Taking The Next Step: Choosing Belize or Guatemala

Download Feb 2012 175If you are concerned by the changes taking place with climate chaos, global economy, and peak resource depletion, and want to take active steps to prepare, you may be interested in The Next Step Seminar, which Dr. Guy McPherson and others will facilitate in Belize on May 24-31, 2014, and in Guatemala on June 12-25, 2014.

Both seminars will delve into the Core Human Needs and how to provide for them without relying on industrial inputs.

While both seminar locations will provide you an in-depth exploration of the Core Human Needs and how you can prepare to meet them with increasing independence from the industrial economy, there are a few differences between the two seminar locations and how we will explore the topics of the seminar in each location.

The Next Step Seminar in Guatemala

Frutas del Mundo in Guatemala is an off-grid agroforestry education center and wholesale nursery. Its guesthouse provides the basics (a warm, safe place for you and your things, bed, toilet, shower, clean water) with no frills. There is limited power to charge phones, cameras, and the like. In Guatemala, you can expect to do a lot of walking on uneven natural surfaces. In Guatemala, you’ll be staying in a quad-occupancy dorm room or an open loft space in the guesthouse where you will take a hammock or a foam mat on the wooden floor (or a tent, if you prefer to bring one), where the cold-water shower (usually refreshing in the warm tropical weather) and two composting toilets are shared among all the attendees. Meals in Guatemala will be prepared in a local home kitchen by local cooks with experience preparing meals for seminar groups like ours.

Frutas del Mundo is beautiful, remote, rough-and-ready, and entirely focused on the provision of agroforestry education and off-grid food, mainly in the form of fruit trees, solar-dried fruit, noni juice, and live fish raised via aquiculture.

The Guatemala seminar will NOT have Internet access — unless you wish to create your own hotspot via a 3G-equipped smartphone, obtain a local SIM card, and keep trying to connect until you are able to pull in the spotty, variable 3G signal on the farm.

The folks at Frutas del Mundo are very friendly. Everyone besides your bilingual facilitators Dwight, John and Parama speaks only Spanish.

The Next Step Seminar in Belize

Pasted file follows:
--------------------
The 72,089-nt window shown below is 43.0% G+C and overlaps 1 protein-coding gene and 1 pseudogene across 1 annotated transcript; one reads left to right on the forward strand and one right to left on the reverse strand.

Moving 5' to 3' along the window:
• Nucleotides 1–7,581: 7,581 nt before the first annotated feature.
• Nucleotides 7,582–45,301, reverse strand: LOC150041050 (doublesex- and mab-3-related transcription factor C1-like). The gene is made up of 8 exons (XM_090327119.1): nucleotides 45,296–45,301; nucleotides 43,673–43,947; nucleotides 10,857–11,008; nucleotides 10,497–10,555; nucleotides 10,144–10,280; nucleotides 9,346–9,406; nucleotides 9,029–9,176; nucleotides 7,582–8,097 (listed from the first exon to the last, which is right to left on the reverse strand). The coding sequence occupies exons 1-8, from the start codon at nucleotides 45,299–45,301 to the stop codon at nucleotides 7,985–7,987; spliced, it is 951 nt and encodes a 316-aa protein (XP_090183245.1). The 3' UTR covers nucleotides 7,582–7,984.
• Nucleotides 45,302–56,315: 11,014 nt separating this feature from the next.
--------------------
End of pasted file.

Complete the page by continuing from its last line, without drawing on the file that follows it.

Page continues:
The accommodations at Cotton Tree Lodge in Belize are a bit more plush than those at Frutas del Mundo, Guatemala. You’ll share your lodging in Belize with only one or two other people, as opposed to three or more in Guatemala.  You will sleep in a real bed in a furnished room, which is among the available options in Guatemala, along with sleeping in a hammock, on a foam pad on the wooden floor, or in your own tent. And, you and your roommates will have your own bathroom with with hot and cold running water. The dining room is large and inviting with fairly reliable Internet access. The seminar in Belize offers more personal privacy during non-activity hours and more access to amenities, including Internet access.

Cotton Tree Lodge is beautiful, remote, polished and comfortable. The Cotton Tree Lodge, which consistently gets high marks on Trip Advisor for accommodations, ambience, tours, and food service, is staffed with friendly folks who are trained to accommodate the needs of English-speaking tourists new to Central America.

The Next Step Seminar: Belize or Guatemala?

In addition to the seminar presentations given by Guy, Dwight, Parama and John, the seminar in Belize includes two tours: a tour of a working off-grid cacao farm, where we will explore the Core Human Needs of Food and Medicine, and a trip to a beautiful natural cave and waterfall, where we will delve into the topic of Water.

In Guatemala, we will take more time over the two weeks of the seminar to delve into the Core Human Needs (as described on the About page), as our explorations of these topics will involve more hiking and walking to see how we are meeting those Core Human Needs on the ground. We will cover all the same topics with fewer day trips during the one-week seminar in Belize. In Guatemala, we will cover the same material via local hikes and tours close to the off-grid farm where we will be staying.

The seminar tuition for both Belize and Guatemala includes all your lodging, transportation, and meals from your arrival at the Guatemala City, Guatemala or Punta Gorda, Belize airport through breakfast on the last day of the seminar.

The discrepancy in price comes down to the difference in the accommodations and amenities and what the organizers must pay to hold the seminar at each respective location.

To learn more, check out the seminar About page or Register page.


The Commercial Media Detox


Ready to walk away from empire at home? Claim your personal power by unplugging your TV for a week.

Over the past two years, I have lived in Central America beyond the reach of American media and its persistent commercial cranial intrusions. Where I now work, my ears are filled with the sound of flowing water, the hum of crickets, and the chatter of farm workers. The audio track to my home-to-work commute consists mainly of the lowing of cows and birdsong, punctuated by the occasional hum of a passing motorbike or the rumble of a pickup truck.